STORY BY APRIL BAPTISTE-BROWN @warriorsaint213
WORDS BY MICHELLE MANNIX @cookspacebk
PHOTOGRAPHY BY ANISHA SISODIA @anishaspice
STYLING BY KEEON MULLINS @keejermain
PIECES BY VANIA & DAVID @vaniaanddavid
Bonding over food and Southern roots, Chef Lazarus Lynch decided to pick the brain of former restauranteur and Cook Space founder, Michelle Mannix, to find out how she’s infusing culinary confidence back into the bellies of home cooks everywhere.
CHEF LAZARUS LYNCH:
So Michelle, what is Cook Space?
Michelle Mannix: Cook Space is a culinary studio and private event space where our whole focus is on building culinary confidence. I think, which is interesting because I’ve had all these influences and it doesn’t always land that well when I say this but, I think the culture of food has hijacked the culinary confidence of a lot of people.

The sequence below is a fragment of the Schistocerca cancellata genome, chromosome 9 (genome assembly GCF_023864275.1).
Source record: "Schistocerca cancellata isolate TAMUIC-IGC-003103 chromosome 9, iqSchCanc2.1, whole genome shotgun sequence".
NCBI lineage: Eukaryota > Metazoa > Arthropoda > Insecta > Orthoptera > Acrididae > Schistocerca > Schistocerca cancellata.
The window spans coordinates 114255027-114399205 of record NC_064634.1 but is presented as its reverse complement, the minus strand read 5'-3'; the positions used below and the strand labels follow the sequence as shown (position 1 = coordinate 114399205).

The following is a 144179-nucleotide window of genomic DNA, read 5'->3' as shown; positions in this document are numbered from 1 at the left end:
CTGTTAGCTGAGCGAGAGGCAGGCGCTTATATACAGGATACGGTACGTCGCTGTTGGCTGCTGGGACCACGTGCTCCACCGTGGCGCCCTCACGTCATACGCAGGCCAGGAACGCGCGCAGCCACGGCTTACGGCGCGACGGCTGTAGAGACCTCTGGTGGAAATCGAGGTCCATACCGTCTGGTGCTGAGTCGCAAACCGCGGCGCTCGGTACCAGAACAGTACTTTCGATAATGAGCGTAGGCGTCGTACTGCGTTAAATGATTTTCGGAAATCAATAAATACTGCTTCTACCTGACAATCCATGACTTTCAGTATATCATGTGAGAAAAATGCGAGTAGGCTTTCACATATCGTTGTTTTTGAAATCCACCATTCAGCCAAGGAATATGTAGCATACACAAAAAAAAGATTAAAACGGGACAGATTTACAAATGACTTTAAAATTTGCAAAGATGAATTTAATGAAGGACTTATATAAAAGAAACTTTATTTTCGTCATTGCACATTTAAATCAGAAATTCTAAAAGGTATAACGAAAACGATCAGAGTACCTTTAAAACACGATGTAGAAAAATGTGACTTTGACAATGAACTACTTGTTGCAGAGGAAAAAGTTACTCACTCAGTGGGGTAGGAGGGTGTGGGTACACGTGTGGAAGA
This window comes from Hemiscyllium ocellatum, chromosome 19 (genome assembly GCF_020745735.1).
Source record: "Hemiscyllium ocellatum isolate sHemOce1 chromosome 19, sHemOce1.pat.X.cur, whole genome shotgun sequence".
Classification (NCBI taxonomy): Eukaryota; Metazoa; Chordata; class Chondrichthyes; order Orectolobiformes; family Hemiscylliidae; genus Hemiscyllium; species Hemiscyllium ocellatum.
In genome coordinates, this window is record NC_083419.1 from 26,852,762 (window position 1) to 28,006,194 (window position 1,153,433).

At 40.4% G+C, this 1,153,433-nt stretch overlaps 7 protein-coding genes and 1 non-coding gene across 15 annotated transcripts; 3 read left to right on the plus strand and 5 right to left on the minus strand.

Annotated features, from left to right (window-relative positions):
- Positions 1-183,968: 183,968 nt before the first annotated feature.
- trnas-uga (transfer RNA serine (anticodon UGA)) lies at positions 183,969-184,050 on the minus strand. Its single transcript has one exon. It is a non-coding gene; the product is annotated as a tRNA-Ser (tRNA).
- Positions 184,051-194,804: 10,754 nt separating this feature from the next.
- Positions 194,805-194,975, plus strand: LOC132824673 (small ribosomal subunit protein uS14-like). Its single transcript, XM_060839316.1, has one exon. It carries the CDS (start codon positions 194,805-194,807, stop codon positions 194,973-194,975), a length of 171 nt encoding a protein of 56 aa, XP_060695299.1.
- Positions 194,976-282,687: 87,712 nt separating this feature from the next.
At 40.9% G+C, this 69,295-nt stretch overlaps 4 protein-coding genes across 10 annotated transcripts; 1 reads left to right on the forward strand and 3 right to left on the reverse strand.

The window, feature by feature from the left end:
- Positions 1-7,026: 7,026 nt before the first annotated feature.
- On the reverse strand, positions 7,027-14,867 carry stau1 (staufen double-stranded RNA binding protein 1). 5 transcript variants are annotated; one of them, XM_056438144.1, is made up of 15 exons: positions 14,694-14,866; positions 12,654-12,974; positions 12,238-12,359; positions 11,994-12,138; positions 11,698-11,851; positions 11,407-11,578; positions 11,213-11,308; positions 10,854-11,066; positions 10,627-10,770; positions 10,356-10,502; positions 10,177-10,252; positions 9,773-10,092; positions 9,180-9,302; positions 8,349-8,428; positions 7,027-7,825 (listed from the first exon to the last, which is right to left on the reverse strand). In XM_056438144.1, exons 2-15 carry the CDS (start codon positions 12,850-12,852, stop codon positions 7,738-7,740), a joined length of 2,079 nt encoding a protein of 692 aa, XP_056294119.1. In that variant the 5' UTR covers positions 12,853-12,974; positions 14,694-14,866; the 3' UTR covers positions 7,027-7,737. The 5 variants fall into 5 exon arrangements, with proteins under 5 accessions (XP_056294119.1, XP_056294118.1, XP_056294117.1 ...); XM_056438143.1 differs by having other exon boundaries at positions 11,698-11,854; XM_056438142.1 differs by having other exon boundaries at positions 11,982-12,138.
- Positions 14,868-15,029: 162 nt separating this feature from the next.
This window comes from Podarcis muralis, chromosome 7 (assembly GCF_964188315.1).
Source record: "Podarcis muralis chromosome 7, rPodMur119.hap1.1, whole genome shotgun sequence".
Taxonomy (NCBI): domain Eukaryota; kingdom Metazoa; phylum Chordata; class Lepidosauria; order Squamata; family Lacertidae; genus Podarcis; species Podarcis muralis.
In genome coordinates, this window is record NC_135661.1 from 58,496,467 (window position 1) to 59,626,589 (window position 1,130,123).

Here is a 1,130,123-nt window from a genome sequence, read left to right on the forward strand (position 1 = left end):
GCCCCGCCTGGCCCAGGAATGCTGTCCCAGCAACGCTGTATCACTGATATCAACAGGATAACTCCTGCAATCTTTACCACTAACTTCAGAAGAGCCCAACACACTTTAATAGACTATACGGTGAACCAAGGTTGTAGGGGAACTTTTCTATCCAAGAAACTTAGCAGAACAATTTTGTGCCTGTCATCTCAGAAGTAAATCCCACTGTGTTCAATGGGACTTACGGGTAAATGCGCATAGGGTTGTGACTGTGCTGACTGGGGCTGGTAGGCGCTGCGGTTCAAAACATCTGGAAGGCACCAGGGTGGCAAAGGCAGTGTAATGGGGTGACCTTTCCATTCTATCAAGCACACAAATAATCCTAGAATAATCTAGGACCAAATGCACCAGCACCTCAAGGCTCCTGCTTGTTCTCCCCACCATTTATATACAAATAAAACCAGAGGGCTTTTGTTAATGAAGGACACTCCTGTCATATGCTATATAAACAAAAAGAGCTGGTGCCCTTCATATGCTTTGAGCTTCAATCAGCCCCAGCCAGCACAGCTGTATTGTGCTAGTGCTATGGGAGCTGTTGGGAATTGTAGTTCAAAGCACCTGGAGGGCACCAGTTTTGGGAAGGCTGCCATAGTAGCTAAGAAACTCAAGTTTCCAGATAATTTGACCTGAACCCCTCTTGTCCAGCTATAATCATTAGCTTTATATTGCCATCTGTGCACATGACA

And what I mean by that is there’s 80 million posts on Instagram of food, but are the people cooking for themselves continuing to climb? I think that the quality of what we see on television and how restaurants are scored have made people think that it has to be that way. So what I want to do is to connect people back to the joy of cooking from a place of improvisation. From fishing in your refrigerator and throwing things together from what you have, and what’s in season and what speaks to you. I feel that cooking connects you to your past and to your future. Like you: you bring your history, you bring your dad, you bring your Southern-ness, but you also connect to Queens [New York] and the current world. You only do that when you get your head out of a recipe and you push yourself beyond your comfort zone. I think recipes are a guide; I’m not anti-recipe, but if that’s your only place and you’re still ‘What do they want me to do?’ You don’t learn balance, you don’t learn season, you don’t learn what happens to food when you just play with it.